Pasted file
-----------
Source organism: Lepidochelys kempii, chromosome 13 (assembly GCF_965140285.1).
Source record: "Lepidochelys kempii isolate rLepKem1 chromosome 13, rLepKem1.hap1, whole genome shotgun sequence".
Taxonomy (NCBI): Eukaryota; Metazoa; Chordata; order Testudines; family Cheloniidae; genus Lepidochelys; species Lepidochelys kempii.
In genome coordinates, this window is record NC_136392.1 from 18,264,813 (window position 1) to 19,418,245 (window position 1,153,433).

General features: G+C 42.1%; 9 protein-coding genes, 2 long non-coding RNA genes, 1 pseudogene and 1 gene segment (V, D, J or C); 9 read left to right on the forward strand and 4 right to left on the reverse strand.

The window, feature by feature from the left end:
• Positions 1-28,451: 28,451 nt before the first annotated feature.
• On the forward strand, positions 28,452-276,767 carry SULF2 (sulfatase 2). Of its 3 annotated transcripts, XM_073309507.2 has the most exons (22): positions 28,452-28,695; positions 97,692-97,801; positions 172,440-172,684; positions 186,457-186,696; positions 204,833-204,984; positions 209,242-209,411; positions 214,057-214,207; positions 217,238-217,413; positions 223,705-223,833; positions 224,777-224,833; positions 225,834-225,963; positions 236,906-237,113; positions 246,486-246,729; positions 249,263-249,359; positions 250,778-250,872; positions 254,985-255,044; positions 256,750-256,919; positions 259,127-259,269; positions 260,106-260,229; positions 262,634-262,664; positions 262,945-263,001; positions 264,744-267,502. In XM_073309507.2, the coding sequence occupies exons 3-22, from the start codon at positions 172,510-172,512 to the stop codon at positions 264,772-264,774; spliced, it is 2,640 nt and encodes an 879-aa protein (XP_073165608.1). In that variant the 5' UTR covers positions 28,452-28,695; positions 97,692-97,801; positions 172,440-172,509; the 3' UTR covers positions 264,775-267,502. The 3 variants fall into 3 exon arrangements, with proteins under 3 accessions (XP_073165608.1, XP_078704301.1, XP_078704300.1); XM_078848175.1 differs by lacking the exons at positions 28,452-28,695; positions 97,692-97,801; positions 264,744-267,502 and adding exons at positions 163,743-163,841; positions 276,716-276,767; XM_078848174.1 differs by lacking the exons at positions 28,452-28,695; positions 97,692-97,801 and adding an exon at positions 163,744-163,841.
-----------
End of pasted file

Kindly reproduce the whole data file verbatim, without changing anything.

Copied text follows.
Source organism: Lepidochelys kempii, chromosome 13 (assembly GCF_965140285.1).
Source record: "Lepidochelys kempii isolate rLepKem1 chromosome 13, rLepKem1.hap1, whole genome shotgun sequence".
Taxonomy (NCBI): Eukaryota; Metazoa; Chordata; order Testudines; family Cheloniidae; genus Lepidochelys; species Lepidochelys kempii.
In genome coordinates, this window is record NC_136392.1 from 18,264,813 (window position 1) to 19,418,245 (window position 1,153,433).

General features: G+C 42.1%; 9 protein-coding genes, 2 long non-coding RNA genes, 1 pseudogene and 1 gene segment (V, D, J or C); 9 read left to right on the forward strand and 4 right to left on the reverse strand.

The window, feature by feature from the left end:
• Positions 1-28,451: 28,451 nt before the first annotated feature.
• On the forward strand, positions 28,452-276,767 carry SULF2 (sulfatase 2). Of its 3 annotated transcripts, XM_073309507.2 has the most exons (22): positions 28,452-28,695; positions 97,692-97,801; positions 172,440-172,684; positions 186,457-186,696; positions 204,833-204,984; positions 209,242-209,411; positions 214,057-214,207; positions 217,238-217,413; positions 223,705-223,833; positions 224,777-224,833; positions 225,834-225,963; positions 236,906-237,113; positions 246,486-246,729; positions 249,263-249,359; positions 250,778-250,872; positions 254,985-255,044; positions 256,750-256,919; positions 259,127-259,269; positions 260,106-260,229; positions 262,634-262,664; positions 262,945-263,001; positions 264,744-267,502. In XM_073309507.2, the coding sequence occupies exons 3-22, from the start codon at positions 172,510-172,512 to the stop codon at positions 264,772-264,774; spliced, it is 2,640 nt and encodes an 879-aa protein (XP_073165608.1). In that variant the 5' UTR covers positions 28,452-28,695; positions 97,692-97,801; positions 172,440-172,509; the 3' UTR covers positions 264,775-267,502. The 3 variants fall into 3 exon arrangements, with proteins under 3 accessions (XP_073165608.1, XP_078704301.1, XP_078704300.1); XM_078848175.1 differs by lacking the exons at positions 28,452-28,695; positions 97,692-97,801; positions 264,744-267,502 and adding exons at positions 163,743-163,841; positions 276,716-276,767; XM_078848174.1 differs by lacking the exons at positions 28,452-28,695; positions 97,692-97,801 and adding an exon at positions 163,744-163,841.